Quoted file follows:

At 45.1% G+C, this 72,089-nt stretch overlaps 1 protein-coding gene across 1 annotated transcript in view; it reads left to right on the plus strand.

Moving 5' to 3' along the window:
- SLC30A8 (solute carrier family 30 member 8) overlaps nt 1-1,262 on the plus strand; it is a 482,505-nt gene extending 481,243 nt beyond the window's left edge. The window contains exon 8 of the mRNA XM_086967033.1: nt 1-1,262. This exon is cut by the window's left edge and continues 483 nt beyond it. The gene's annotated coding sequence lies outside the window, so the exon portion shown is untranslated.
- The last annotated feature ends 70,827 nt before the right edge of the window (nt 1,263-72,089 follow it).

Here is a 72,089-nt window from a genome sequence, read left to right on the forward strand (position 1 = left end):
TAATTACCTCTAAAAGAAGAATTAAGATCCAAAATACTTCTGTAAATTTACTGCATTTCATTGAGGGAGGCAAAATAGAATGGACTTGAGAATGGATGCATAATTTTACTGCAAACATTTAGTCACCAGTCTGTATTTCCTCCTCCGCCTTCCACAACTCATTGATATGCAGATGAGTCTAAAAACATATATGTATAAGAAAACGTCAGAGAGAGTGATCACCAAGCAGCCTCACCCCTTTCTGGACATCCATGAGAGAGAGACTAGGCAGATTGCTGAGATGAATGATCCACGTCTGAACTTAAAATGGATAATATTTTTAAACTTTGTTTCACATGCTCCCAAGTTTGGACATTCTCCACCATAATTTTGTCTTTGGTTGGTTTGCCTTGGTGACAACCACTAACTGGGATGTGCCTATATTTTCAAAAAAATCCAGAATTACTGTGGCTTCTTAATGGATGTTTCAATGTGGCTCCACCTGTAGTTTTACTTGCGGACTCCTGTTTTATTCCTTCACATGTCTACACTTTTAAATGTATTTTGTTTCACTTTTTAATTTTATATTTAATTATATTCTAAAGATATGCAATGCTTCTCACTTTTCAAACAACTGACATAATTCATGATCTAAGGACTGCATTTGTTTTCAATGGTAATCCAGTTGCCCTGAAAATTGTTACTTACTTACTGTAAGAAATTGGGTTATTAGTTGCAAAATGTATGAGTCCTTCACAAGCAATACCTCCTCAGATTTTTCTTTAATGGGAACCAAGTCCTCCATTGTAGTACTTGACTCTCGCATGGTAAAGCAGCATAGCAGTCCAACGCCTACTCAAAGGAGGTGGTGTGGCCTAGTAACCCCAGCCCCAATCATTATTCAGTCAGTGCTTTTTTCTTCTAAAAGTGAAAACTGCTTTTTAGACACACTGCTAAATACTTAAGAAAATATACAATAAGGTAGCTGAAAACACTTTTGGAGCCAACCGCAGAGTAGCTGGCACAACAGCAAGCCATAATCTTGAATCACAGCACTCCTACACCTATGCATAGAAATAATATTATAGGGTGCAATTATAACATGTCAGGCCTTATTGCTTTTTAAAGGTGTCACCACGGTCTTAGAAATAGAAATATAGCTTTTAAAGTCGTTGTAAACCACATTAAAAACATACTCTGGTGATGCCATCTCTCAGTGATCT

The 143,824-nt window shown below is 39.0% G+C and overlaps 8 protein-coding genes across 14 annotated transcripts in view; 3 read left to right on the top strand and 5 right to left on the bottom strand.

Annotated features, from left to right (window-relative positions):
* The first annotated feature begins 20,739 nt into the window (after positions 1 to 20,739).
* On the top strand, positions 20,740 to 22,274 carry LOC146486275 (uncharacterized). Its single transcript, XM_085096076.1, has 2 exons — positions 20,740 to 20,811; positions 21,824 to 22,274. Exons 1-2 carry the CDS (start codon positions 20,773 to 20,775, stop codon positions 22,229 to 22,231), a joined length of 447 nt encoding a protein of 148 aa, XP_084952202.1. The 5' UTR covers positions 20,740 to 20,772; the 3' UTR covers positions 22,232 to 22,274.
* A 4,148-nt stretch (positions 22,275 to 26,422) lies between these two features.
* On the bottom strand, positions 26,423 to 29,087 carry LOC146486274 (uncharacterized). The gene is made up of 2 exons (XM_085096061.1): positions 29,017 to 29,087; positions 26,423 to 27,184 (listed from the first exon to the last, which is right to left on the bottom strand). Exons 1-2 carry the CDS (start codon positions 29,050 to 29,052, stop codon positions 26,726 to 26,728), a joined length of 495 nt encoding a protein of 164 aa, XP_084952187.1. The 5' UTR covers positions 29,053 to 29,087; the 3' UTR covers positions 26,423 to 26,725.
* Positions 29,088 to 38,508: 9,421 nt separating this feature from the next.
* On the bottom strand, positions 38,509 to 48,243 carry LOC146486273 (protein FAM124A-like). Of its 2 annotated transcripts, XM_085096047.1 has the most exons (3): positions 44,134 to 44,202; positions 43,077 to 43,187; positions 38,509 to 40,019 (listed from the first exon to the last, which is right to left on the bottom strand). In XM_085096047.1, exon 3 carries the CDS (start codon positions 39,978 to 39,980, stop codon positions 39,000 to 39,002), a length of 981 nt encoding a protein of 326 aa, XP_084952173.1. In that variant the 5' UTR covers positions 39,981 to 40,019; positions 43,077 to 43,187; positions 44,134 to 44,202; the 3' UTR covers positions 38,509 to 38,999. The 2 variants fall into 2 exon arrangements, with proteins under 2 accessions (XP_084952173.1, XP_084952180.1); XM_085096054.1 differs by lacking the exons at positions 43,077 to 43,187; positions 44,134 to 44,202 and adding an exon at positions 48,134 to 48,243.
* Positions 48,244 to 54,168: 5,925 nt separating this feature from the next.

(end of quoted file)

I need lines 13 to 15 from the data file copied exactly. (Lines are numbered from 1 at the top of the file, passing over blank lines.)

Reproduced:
* Positions 29,088 to 38,508: 9,421 nt separating this feature from the next.
* On the bottom strand, positions 38,509 to 48,243 carry LOC146486273 (protein FAM124A-like). Of its 2 annotated transcripts, XM_085096047.1 has the most exons (3): positions 44,134 to 44,202; positions 43,077 to 43,187; positions 38,509 to 40,019 (listed from the first exon to the last, which is right to left on the bottom strand). In XM_085096047.1, exon 3 carries the CDS (start codon positions 39,978 to 39,980, stop codon positions 39,000 to 39,002), a length of 981 nt encoding a protein of 326 aa, XP_084952173.1. In that variant the 5' UTR covers positions 39,981 to 40,019; positions 43,077 to 43,187; positions 44,134 to 44,202; the 3' UTR covers positions 38,509 to 38,999. The 2 variants fall into 2 exon arrangements, with proteins under 2 accessions (XP_084952173.1, XP_084952180.1); XM_085096054.1 differs by lacking the exons at positions 43,077 to 43,187; positions 44,134 to 44,202 and adding an exon at positions 48,134 to 48,243.
* Positions 48,244 to 54,168: 5,925 nt separating this feature from the next.